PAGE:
Lake Berryessa is the largest lake in Napa County. The lake is a human-made reservoir made from the damming of Putah Creek via the Monticello Dam. The main purpose of the lake is to provide fresh water and hydro power to the North Bay section of the San Francisco Bay Area. The name Berryessa comes from the European settlers to the Berryessa Valley, Jose Jesus and Sexto Berrelleza (Berreyesa in English).
Geography Of Lake Berryessa
At its full capacity, the lake has a surface area of roughly 80 square kilometers. Its dimensions are approximately 25 kilometers by 5 kilometers, with 265 kilometers of shoreline. The lake is fed by the headwaters from Putah Creek watershed, though Capell Creek, Pope Creek, and Eticuera Creek are all tributaries which also flow into the lake. These creeks are mainly a factor in the wet season, when precipitation levels are higher, whereas they dry out in the hot summer months.
Lake Berryessa is also a monomictic lake meaning the water inside the lake circulates or turns over once a year - in this case usually in the fall when the warmer water on the surface begins to cool and is the same temperature as the rest of the lake, therefore making it easier for the entire supply of water in the lake to circulate.
The Hole In Lake Berryessa
The lake is also unique due to the large hole in the middle of it. This curious-looking phenomenon has the appearance of an infinity-pool style black hole in the center of the lake. The hole serves as a spillway with a pipe that helps to drain excess water, much like a drain hole in a bathtub, which only has waterflow when the water level in the lake is high enough. The drain measures 22 meters across, and drops for roughly 61 meters. To date, there is only one known casualty of someone who accidently got swept up in the drainage hole.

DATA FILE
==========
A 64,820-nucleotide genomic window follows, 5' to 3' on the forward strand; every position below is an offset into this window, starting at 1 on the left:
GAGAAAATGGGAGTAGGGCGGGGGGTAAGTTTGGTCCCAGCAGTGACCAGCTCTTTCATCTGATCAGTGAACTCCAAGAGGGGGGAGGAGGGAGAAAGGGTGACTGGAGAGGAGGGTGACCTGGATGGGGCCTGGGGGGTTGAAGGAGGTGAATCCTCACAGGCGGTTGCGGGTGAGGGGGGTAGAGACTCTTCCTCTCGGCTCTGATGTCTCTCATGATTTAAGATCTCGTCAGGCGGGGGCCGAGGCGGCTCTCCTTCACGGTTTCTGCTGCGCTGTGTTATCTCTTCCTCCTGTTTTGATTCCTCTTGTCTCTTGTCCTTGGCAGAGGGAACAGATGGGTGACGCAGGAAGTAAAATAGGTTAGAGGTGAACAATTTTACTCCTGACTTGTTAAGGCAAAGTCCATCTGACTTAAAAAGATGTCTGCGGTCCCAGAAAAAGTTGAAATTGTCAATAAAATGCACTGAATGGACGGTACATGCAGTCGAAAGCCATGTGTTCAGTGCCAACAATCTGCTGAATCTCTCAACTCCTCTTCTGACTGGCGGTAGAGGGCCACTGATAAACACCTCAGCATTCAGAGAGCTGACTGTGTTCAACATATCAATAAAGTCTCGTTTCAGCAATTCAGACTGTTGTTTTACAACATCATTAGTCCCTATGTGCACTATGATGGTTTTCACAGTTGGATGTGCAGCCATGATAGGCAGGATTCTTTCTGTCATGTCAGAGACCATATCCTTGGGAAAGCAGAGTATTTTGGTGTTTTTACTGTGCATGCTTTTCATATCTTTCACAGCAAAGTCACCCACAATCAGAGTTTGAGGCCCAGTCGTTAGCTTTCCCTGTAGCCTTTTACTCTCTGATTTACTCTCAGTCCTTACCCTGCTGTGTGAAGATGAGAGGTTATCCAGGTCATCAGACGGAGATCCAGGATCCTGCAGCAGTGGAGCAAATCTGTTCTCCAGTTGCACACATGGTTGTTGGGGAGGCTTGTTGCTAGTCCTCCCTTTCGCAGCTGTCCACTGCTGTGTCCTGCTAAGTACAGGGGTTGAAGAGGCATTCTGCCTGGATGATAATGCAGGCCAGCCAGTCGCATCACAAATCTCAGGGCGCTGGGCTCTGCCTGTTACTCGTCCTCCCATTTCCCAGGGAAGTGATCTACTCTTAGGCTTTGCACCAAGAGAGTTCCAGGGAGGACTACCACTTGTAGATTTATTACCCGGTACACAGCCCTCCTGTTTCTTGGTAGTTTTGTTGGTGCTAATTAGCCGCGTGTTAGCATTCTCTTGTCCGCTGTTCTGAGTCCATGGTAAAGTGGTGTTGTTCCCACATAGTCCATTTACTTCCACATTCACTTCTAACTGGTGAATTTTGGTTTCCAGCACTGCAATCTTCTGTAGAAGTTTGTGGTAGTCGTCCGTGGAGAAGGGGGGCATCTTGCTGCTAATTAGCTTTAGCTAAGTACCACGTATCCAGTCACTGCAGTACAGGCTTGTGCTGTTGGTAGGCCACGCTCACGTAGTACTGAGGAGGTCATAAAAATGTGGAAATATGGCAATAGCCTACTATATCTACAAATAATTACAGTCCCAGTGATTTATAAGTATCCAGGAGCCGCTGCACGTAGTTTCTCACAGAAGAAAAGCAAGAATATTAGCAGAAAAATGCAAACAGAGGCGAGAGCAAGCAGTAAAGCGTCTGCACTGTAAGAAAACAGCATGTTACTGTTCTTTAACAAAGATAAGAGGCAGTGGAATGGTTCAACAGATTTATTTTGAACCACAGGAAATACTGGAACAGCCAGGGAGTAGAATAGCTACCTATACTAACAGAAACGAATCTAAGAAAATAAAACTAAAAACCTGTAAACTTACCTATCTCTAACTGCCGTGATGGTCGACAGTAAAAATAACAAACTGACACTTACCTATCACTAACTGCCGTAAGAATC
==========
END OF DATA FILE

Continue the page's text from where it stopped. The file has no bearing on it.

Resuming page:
Though the lake is synthetic, there is a rich forest which surrounds the area, and provides a home to a variety of wild animals. Common species of plant life in the region include white alder, sergeant cypress, leather oak, Jepson's navarretia, and Bridge's brodiaea. Sergeant cypress is especially common in the Cedar Roughs Wilderness, which sits beside the Lake Berryessa Recreational Area.
Aside from native plants, there are many species of native animals which live in and around the lake. Within the lake, there are a number of fish species, many of which are fished for recreation. Species include both large and smallmouth bass, as well as spotted bass, channel catfish, bullhead catfish, white catfish, carp, Sacramento pikeminnow, crappie, bluegill, rainbow and brook trout, threadfin shad, golden shiner, and Chinook salmon. Not all of these species are naturally found here, and many species have been artificially introduced to the lake. Aside from fish, animals in the region include western rattlesnakes, osprey, turkey and golden eagles, racoons, black-tailed deer and mountain lions.
Visiting Lake Berryessa
Aside from its practical uses, Lake Berryessa is also a popular recreational destination. Activities in the area include boating (including kayaking and canoeing), jet and water skiing, swimming, fishing, cycling and motorbiking, hiking, pickincking, and bird watching. Various marinas and nearby resorts offer accommodations for such activities.
Lake Berryessa is both a practical source of freshwater to drier states, but also a useful source of hydro power for much of the area. On top of this, the area generates income from visitors who wish to experience the wilderness and beauty of Lake Berryessa, or swim and boat in its fine waters.